On the surface, this makes sense. Fannie and Freddie have served as clearing houses for many of the country’s troubled mortgages and to date, bailing them out has cost taxpayers nearly $150 billion.
But guess what?
Fannie and Freddie’s funeral could also be that of the multifamily housing market.
Let’s put it this way. They’re kind of like your rich old aunt and uncle, who will give you a loan when no one else will.
In fact, last year the two agencies were responsible for $32 billion in loans to multifamily investors. That’s more than 60 percent of all the multifamily loans made last year. That figure was even higher in 2009, when they were responsible for 80 percent of rental property debt.
You see, when all of the capital makets (the folks who buy up mortgages) bailed on the real estate sector, Fannie and Freddie did not. And their faith in the multifamily housing market has been rewarded.
According to Fannie Mae data, just .80 percent of the loans in their multifamily division were 60 days or more delinquent. Compare that with 13 percent of the apartment loans backed by commercial mortgage backed securities, and the four percent of bank loans that are 90 days or more late.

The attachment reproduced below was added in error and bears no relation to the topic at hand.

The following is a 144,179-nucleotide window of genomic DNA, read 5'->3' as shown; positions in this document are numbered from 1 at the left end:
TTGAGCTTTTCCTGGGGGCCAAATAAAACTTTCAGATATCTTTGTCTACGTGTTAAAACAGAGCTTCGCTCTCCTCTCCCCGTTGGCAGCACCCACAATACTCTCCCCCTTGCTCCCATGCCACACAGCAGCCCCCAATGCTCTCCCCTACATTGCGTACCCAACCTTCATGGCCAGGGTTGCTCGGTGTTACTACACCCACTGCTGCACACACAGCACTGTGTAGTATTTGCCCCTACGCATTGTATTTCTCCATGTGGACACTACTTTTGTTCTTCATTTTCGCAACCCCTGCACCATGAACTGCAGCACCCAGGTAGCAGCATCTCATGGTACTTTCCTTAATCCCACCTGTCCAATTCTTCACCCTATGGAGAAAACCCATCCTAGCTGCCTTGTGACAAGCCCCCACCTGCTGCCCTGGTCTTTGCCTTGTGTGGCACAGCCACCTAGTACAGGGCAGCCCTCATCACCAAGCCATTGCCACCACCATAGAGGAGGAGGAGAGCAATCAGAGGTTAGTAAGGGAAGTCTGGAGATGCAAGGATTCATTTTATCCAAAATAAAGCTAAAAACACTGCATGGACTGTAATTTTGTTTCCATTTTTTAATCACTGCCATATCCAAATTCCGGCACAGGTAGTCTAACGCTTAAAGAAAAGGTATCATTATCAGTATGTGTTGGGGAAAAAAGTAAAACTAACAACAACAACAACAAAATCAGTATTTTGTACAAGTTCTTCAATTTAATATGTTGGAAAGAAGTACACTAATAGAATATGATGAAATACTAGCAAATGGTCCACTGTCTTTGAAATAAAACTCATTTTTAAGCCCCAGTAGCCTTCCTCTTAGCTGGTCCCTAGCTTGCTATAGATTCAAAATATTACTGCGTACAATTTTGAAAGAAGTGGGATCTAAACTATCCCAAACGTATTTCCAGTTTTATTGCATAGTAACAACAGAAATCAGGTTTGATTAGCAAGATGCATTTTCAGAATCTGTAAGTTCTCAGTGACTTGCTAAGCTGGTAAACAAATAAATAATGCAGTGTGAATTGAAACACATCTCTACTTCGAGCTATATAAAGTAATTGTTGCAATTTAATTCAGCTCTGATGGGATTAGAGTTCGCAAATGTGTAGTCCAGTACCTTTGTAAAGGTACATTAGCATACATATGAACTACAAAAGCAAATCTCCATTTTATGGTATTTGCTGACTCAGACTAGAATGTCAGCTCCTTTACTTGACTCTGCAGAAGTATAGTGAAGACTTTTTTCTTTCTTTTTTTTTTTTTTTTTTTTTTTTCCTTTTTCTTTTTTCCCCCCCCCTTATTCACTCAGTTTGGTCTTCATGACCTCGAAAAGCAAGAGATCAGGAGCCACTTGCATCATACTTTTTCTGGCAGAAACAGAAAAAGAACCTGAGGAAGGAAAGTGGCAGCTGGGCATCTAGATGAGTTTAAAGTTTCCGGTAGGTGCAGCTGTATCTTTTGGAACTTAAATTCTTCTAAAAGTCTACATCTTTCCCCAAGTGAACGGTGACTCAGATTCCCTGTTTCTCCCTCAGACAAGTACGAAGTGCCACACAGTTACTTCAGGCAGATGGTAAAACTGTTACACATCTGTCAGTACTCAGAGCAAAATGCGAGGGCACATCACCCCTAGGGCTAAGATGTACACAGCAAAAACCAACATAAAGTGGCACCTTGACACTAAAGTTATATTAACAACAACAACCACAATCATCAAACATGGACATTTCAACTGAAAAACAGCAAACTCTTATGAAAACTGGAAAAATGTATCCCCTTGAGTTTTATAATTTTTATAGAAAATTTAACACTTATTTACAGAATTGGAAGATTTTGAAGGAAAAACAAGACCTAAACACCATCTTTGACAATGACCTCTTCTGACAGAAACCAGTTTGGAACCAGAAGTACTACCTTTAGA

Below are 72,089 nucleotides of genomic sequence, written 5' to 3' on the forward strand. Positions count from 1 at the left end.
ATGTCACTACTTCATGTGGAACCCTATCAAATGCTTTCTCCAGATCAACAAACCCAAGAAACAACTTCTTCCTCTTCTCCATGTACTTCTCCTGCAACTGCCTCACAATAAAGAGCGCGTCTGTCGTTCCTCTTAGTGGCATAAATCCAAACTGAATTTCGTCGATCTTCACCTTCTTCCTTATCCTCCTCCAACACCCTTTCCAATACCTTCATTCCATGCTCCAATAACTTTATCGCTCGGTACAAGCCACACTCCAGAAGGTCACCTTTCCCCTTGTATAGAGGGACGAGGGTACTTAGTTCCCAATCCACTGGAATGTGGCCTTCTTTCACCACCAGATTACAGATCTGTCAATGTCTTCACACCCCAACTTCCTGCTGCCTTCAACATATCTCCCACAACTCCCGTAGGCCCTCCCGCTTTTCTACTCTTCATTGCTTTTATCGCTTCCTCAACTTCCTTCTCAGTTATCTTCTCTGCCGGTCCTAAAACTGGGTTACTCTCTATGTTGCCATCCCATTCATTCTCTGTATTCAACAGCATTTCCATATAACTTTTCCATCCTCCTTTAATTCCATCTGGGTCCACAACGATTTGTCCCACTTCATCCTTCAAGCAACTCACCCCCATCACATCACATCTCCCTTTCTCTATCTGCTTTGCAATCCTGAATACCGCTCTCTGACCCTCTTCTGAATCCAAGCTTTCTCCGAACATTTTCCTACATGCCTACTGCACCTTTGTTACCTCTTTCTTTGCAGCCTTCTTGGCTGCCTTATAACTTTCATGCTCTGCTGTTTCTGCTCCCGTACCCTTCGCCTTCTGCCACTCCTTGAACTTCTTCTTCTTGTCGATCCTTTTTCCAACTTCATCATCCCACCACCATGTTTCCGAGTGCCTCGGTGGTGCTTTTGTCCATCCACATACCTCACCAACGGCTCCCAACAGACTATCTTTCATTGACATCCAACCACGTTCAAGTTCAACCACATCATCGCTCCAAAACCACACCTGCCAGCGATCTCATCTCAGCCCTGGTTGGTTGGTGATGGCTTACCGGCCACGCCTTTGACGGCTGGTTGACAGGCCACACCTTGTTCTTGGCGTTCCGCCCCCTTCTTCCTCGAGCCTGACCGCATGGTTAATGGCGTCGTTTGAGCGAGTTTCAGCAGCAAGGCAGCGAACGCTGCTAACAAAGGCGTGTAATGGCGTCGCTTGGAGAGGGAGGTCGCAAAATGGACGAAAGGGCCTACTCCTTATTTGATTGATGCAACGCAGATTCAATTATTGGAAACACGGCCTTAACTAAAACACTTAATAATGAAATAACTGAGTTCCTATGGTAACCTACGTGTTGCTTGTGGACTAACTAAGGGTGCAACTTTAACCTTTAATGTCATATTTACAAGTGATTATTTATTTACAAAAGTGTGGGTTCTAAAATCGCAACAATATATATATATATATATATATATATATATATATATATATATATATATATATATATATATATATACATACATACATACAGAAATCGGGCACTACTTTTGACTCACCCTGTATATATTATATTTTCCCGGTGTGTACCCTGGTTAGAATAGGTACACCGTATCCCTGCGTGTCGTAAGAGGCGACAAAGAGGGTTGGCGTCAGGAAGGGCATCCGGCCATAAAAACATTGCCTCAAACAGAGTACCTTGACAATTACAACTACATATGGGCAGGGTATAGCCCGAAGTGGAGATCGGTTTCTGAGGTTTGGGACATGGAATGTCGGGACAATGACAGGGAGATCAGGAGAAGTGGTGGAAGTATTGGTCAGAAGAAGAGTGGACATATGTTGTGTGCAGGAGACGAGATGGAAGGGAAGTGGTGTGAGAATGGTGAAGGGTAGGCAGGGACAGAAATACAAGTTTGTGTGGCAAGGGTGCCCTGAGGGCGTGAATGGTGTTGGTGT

In other words, when it comes to their multifamily, Fannie Mae and Freddie Mac loans are out-performing the rest of the market. This in turn has attracted investors in their product, which kept the money flowing in to the rental market, which then resulted in lenders being able to offer long term, fixed rate loans to duplex and investment property buyers.
What would happen to our ability to buy duplexes and investment property if Fannie and Freddie died suddenly?
I suspect it might feel a little like being left out of their will.